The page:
Pakistan Vacation Underway
New Islamabad metro station

The mall is new for Dinah and I. In contrast, we shopped at small shops in 2012. I am not sure how I feel about this sign of progress.

Pakistan Vacation Underway
Islamabad’s new mall

I never took an escalator selfie!

Pakistan Vacation Underway
Escalator selfie

Walking from the metro bus station to the mall, I noticed dark clouds in the Margalla Hills. Results soon appeared. Consequently, we had to wait out a big thunderstorm. It reminded me of our Florida days.

Pakistan Vacation Underway
Leaving the mall parking lot.

We were feeling the jet lag. Dinah succumbed to a longer nap. However, I tried to avoid a nap by touring roof top solar panel system. Eventually, I sneaked a 30 minute nap.

Pakistan Vacation Underway
House top solar panel

Getting our Pakistan Vacation Underway with a BBQ

Pakistan Vacation UnderwayPakistan Vacation UnderwayI will never complain about a BBQ. So, this seems like a fitting first-day meal. Aized grilled chicken.

 

 

Furthermore, we had so much fun listening to fun YouTube music while grilling. Here are a couple of samples.

Movie Night

Pakistan Vacation Underway
Romancing the Stone

We did not want to go to sleep too early. So, next up. Movie night, with popcorn. We watched Romancing the Stone in Aized’s dedicated AV room. Big screen plus surround sound helped stave off jet lag.

Finally, bed time! We went to sleep around midnight. Not too bad for a first day!

Pakistan Adventure Vacation Preview

It will not be long now. My wife and I are fast approaching our trip to Pakistan. So, this is my Pakistan Adventure Vacation Preview.

I think I win the award for uncommon vacation trip of the year. And, that is no small feat since I work for Expedia. Many colleagues take interesting trips every year.

My wife and I have extended family members in Pakistan. They will host us and travel with us. Consequently, the trip perhaps is not an “adventuresome” as it might seem at first glance.

Pakistan and U.S. Politics

President Trump recently made this trip even more noteworthy given his criticism of Pakistan. Suffice it to say, I completely disagree with our President on most issues. Moreover, I find his past comments on Muslims offensive. Beyond this, he proposed bad policy with his travel bans. In contrast, global travel helps us understand each other and build understanding and peace. Never the less, I will enjoy myself. Also, I will do my part to build cultural bridges between the U.S. and Pakistan. Finally, I will try and ignore the negative politics.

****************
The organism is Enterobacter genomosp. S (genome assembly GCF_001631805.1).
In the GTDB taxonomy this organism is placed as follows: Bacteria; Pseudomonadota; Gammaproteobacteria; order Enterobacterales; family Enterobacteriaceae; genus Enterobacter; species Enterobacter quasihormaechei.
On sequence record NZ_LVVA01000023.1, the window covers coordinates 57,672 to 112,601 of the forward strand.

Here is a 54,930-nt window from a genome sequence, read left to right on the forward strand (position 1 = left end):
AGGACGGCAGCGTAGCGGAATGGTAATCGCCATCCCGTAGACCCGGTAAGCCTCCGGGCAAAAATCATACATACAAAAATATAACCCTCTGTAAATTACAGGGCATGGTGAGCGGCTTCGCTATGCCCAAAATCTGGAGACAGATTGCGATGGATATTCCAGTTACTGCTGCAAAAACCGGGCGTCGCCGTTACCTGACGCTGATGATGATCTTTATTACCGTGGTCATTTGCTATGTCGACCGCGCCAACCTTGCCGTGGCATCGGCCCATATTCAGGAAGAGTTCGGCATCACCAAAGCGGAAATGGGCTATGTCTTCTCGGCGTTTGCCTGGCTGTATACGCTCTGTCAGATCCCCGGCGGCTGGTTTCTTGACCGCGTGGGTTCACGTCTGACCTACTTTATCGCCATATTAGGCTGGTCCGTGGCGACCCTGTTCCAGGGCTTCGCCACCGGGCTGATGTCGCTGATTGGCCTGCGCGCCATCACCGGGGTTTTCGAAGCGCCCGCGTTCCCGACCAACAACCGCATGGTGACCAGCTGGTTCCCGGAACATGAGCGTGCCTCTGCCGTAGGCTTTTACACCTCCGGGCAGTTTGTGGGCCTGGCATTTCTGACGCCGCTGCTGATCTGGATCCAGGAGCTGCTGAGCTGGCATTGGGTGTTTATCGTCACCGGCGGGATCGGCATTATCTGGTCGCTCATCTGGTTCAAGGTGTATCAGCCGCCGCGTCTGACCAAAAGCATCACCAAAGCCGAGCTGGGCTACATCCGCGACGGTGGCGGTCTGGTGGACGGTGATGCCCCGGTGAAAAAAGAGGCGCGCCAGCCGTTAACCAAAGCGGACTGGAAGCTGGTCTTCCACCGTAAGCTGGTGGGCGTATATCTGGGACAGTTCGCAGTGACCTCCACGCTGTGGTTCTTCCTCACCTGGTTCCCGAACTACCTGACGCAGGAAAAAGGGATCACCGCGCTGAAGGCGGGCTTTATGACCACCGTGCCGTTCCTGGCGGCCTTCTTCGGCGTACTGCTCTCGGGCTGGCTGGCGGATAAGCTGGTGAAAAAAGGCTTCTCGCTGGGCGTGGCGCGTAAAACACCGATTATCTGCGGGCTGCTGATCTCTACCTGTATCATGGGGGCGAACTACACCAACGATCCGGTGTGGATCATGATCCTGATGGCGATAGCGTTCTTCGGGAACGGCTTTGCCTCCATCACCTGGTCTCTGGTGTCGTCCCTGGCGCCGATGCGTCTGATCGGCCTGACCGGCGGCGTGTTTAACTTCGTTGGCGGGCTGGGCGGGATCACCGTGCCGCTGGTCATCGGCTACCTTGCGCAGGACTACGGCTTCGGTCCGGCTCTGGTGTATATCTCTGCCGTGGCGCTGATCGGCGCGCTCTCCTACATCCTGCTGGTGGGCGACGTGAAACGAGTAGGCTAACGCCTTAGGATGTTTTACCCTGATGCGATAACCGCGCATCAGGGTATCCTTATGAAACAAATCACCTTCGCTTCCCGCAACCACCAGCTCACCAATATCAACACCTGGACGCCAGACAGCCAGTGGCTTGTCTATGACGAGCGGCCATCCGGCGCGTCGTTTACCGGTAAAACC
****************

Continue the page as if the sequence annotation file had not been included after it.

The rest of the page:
Staying in Contact

While on the trip, I will try to post every day. I emphasize the word try. Feel free to follow me on Twitter and Trover.

Pakistan Adventure Vacation Preview – The Hunza

We travel to The Hunza, a mountainous valley in Gilgit. I look forward to this trip highlight. I included the map of our drive below. Notably, we travel through so many impressive mountains. Many of the surrounding peaks surpass 19,000 feet!

Pakistan Adventure Vacation Preview
The Hunza road trip

We will travel the same road as seen in the video below.

In addition to The Hunza, we will visit historic Lahore for a few days.

Looking Back to 2012

My wife and I previously traveled to Pakistan in 2012. For that trip, we spent of most of our time in and around Islamabad. In contrast, I look forward to more adventures, like The Hunza, on this trip.

Here are some “memory lane” photos from 2012.

Pakistan Adventure Vacation Preview
I experienced many ad hoc photo ops.
Pakistan Adventure Vacation Preview
Fresh naan!
Pakistan Adventure Vacation Preview
New Year’s Eve 2012 in Islamabad

Pakistan Adventure Vacation Preview – Experiences to Avoid

I plan to avoid one experience from the new year of 2013! We spent an unexpected 5 days in Kuwait City after fog delays in Islamabad. Kuwait Airways put us up in a 5 star hotel. But, after 5 days, boredom! We fly Emirates this time. So, I expect great things from this airline.

Pakistan Adventure Vacation Preview
I spent a lot of time in the Kuwait City hotel lobby

In “Innocents Abroad” Mark Twain wrote a famous quote.

“Travel is fatal to prejudice, bigotry, and narrow-mindedness, and many of our people need it sorely on these accounts.”

So, I hope this Pakistan Adventure Vacation Preview fulfills Twain’s sentiments!

For more of my travel perspective, see my blog home page.